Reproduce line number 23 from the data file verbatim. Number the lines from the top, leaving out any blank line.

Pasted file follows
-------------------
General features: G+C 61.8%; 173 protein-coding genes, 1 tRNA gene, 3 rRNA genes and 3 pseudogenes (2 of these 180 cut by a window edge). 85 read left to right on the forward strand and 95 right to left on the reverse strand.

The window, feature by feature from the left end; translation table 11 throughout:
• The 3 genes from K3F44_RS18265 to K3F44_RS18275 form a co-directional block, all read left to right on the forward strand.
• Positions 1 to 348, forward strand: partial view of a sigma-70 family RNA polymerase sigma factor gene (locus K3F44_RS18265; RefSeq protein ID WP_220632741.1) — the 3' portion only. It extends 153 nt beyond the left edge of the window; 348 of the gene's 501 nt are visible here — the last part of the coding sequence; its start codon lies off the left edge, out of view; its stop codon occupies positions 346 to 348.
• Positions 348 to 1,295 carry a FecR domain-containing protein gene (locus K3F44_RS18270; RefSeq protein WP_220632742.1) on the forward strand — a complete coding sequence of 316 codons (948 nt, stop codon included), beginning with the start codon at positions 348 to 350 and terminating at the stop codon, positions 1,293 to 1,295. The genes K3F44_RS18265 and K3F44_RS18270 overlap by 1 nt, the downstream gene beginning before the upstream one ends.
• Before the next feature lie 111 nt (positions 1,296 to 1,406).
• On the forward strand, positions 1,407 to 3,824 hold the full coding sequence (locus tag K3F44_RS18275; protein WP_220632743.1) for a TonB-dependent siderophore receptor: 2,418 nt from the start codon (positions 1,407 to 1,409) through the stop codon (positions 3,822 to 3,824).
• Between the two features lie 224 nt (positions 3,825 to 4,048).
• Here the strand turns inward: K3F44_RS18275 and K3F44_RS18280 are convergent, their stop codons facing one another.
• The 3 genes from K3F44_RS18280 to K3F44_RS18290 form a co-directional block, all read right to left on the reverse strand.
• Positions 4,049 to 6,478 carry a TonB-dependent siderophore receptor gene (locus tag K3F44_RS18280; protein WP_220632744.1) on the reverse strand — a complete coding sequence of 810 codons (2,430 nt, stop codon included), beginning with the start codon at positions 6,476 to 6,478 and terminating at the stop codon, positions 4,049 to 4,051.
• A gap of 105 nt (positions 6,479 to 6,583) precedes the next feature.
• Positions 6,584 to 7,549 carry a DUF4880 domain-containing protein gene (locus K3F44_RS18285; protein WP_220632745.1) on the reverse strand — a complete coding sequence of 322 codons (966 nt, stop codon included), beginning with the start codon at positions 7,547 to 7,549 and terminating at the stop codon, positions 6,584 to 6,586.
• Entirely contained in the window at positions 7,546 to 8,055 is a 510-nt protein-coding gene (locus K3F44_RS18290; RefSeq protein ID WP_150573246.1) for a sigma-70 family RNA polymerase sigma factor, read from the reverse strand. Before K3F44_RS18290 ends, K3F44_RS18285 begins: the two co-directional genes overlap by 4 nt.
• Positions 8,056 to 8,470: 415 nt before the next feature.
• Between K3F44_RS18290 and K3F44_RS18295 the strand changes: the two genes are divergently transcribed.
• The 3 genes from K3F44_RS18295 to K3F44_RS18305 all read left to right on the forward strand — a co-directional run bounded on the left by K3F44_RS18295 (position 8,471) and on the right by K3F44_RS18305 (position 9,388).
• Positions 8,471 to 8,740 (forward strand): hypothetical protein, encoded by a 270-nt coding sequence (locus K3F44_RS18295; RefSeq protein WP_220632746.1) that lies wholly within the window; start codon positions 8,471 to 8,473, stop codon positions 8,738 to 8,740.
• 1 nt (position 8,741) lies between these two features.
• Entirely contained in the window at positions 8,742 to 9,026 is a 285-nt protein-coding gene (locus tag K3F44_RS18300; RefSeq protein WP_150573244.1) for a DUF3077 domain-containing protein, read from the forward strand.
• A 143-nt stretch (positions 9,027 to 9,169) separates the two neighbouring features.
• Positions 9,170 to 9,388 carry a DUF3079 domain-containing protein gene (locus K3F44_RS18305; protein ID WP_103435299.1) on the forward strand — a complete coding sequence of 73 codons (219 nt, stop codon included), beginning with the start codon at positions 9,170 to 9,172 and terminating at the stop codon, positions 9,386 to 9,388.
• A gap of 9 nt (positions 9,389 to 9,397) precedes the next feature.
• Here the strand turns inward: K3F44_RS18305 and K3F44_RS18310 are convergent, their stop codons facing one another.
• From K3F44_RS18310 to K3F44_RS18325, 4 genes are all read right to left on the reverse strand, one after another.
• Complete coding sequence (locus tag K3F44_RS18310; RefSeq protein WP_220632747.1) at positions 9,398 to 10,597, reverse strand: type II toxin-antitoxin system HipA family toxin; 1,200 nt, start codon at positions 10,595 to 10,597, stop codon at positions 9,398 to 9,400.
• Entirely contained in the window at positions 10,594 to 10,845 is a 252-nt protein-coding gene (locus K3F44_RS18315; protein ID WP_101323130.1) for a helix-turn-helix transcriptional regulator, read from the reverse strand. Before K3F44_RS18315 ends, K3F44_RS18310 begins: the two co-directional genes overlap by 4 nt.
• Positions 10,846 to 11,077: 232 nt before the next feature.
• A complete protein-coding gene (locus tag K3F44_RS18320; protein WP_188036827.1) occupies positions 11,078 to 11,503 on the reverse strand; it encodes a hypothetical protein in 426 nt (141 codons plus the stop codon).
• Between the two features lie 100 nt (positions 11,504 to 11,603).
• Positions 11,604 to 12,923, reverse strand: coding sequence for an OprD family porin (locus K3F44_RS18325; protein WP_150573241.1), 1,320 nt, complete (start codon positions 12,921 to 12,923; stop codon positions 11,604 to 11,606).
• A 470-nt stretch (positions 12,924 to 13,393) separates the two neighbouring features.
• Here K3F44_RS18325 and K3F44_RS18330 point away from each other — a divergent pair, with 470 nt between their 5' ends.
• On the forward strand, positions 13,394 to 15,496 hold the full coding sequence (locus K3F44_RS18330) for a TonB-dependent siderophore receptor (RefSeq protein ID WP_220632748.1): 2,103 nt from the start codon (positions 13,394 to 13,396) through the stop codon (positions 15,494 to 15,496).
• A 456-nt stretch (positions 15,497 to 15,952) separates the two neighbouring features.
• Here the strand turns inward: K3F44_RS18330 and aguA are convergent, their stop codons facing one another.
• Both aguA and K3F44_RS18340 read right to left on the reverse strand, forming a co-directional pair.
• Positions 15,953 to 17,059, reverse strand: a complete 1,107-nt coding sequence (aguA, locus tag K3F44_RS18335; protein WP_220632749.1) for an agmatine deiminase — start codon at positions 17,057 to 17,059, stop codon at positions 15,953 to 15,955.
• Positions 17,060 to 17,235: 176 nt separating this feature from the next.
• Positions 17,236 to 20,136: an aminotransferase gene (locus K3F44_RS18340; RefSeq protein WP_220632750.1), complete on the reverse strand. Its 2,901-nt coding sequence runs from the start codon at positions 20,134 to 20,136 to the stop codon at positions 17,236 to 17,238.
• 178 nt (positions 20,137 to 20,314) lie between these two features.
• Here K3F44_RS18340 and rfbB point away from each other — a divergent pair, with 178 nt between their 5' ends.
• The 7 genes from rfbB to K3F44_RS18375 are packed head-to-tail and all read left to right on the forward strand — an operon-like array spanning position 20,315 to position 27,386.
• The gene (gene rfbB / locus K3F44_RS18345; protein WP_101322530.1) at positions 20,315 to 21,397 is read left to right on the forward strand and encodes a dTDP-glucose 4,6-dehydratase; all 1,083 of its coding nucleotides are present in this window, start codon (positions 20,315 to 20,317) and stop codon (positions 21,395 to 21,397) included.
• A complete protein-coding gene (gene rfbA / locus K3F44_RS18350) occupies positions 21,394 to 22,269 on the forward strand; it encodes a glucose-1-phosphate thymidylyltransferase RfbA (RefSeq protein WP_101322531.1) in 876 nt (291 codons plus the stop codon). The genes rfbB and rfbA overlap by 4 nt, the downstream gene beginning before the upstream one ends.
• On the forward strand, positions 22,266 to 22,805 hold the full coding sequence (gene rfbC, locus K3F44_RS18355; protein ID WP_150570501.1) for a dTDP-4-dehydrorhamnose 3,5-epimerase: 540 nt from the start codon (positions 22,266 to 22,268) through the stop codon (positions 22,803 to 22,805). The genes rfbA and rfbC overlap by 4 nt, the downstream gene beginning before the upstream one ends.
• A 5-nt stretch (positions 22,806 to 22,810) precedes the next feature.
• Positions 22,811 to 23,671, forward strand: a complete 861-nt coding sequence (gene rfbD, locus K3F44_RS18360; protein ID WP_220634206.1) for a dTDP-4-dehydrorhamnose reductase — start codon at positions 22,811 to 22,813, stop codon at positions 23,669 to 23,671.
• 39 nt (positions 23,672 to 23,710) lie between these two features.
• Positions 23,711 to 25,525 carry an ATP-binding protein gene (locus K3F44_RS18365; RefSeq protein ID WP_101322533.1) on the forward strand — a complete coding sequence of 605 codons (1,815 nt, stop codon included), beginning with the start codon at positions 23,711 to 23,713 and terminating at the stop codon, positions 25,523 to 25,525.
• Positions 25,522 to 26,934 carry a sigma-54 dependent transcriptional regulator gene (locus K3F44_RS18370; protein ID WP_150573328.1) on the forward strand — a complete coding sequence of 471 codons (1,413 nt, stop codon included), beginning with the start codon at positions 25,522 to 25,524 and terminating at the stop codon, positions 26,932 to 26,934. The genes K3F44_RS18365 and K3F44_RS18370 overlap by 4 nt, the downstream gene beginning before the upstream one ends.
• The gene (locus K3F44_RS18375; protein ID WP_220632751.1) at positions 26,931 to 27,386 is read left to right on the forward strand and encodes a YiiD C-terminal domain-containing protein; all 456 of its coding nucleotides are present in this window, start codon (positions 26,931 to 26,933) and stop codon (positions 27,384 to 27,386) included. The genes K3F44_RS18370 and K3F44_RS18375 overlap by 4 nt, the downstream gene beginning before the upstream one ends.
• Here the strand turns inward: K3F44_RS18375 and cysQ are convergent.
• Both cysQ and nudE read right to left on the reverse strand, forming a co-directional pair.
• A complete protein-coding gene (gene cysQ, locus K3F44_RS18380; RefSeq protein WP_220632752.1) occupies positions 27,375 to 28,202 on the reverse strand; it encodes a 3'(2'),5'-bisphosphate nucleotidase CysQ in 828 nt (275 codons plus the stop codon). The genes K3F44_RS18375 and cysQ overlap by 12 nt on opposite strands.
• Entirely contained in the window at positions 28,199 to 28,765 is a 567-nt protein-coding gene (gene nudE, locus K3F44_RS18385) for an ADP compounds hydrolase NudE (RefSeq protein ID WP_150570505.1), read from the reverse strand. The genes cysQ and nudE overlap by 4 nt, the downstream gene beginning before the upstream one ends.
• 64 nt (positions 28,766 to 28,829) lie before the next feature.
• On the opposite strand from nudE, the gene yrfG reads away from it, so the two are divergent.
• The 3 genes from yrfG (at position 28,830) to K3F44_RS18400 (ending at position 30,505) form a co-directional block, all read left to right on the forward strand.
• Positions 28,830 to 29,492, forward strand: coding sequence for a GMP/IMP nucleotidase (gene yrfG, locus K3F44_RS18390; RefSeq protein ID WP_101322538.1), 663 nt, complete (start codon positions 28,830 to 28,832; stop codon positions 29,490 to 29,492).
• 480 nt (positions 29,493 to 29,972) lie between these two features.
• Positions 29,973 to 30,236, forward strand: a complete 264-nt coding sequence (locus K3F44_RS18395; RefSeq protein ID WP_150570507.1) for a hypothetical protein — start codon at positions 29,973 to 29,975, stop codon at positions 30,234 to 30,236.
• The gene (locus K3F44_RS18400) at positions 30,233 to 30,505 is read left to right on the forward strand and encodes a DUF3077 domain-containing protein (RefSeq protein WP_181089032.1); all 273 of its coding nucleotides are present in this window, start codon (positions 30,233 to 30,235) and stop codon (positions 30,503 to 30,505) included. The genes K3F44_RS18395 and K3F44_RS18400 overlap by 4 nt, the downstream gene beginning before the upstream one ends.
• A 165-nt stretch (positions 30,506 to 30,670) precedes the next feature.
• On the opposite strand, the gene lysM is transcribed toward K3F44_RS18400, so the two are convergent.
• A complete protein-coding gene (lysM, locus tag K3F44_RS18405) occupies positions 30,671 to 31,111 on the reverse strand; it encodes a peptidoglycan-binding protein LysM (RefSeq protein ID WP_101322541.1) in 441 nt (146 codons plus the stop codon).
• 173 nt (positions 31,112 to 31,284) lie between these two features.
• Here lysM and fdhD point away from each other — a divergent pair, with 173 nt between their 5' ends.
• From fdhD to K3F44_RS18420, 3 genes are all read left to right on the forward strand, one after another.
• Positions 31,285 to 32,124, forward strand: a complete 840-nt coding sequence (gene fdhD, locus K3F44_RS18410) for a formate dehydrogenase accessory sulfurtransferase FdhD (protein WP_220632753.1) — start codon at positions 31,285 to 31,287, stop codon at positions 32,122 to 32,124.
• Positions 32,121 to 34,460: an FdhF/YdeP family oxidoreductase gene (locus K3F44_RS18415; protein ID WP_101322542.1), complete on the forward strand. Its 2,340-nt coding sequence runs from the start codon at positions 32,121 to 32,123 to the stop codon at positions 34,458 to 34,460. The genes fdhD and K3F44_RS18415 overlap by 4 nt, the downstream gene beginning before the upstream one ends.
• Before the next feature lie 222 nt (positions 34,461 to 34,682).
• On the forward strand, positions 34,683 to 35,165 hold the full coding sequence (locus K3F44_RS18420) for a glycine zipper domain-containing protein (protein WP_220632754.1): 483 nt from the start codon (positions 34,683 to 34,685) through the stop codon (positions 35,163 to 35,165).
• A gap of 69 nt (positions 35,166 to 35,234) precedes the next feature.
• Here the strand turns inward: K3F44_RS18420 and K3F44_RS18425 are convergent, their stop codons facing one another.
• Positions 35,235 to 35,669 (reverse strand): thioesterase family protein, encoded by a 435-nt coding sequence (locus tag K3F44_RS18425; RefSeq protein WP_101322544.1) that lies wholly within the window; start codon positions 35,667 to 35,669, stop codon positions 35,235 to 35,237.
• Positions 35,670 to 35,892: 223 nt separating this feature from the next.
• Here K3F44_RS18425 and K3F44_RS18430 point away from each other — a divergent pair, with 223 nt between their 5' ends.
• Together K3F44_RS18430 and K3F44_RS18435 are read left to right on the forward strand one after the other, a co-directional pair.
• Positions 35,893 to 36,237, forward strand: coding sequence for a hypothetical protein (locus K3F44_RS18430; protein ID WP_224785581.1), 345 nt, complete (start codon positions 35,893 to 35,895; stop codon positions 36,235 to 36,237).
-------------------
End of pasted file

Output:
• A gap of 9 nt (positions 9,389 to 9,397) precedes the next feature.